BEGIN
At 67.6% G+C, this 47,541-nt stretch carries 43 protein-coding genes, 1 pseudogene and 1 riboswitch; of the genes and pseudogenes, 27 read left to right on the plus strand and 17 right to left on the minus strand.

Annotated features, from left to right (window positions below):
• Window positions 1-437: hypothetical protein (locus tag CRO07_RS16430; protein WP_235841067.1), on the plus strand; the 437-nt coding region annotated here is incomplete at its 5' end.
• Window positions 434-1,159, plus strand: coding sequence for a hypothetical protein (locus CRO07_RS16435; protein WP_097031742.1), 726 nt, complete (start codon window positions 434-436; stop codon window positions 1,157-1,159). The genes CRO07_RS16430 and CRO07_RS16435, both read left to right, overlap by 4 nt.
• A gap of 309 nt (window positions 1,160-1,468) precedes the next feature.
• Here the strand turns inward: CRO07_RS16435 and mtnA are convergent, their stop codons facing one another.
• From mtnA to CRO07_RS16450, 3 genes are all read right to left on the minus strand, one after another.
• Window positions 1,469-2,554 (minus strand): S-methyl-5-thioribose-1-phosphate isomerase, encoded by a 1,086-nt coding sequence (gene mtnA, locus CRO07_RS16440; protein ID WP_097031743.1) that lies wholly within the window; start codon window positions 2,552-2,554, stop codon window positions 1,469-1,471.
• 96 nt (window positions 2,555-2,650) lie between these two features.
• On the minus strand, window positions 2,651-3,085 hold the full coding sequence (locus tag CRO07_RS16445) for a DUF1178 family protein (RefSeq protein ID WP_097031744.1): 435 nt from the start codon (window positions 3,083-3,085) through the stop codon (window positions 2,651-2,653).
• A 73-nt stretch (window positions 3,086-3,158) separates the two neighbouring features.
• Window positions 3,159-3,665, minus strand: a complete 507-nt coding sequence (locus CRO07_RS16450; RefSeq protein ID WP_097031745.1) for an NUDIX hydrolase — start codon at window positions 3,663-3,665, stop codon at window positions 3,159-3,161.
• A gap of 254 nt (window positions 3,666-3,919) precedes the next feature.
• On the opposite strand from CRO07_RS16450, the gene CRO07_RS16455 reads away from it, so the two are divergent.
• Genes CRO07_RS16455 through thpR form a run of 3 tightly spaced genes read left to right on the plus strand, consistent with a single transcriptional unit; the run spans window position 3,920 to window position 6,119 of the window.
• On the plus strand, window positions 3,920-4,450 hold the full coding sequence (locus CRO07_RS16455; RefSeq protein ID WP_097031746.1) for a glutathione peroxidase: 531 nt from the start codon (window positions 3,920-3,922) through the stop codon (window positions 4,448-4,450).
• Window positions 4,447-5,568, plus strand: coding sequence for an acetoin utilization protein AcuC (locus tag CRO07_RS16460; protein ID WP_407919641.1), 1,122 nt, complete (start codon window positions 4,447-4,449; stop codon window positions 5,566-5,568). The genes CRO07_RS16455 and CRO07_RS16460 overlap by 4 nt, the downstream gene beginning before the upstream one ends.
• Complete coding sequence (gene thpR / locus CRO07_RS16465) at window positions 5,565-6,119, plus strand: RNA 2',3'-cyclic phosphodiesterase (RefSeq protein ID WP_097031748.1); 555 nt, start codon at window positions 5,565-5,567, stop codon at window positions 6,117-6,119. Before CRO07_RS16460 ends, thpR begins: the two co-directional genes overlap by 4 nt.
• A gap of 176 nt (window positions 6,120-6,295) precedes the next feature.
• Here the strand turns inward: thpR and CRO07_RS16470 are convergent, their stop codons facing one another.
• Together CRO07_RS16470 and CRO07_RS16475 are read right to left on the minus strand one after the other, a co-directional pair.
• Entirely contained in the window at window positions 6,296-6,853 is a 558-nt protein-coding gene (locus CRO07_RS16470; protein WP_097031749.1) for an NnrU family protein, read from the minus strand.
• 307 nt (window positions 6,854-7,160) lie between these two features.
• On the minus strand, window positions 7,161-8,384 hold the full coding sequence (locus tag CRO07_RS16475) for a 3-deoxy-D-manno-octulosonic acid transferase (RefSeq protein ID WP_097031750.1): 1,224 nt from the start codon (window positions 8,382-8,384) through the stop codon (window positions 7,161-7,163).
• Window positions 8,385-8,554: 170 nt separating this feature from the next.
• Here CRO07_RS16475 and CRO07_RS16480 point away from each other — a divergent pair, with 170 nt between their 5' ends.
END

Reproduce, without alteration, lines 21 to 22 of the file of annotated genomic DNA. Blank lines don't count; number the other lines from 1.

• Together CRO07_RS16470 and CRO07_RS16475 are read right to left on the minus strand one after the other, a co-directional pair.
• Entirely contained in the window at window positions 6,296-6,853 is a 558-nt protein-coding gene (locus CRO07_RS16470; protein WP_097031749.1) for an NnrU family protein, read from the minus strand.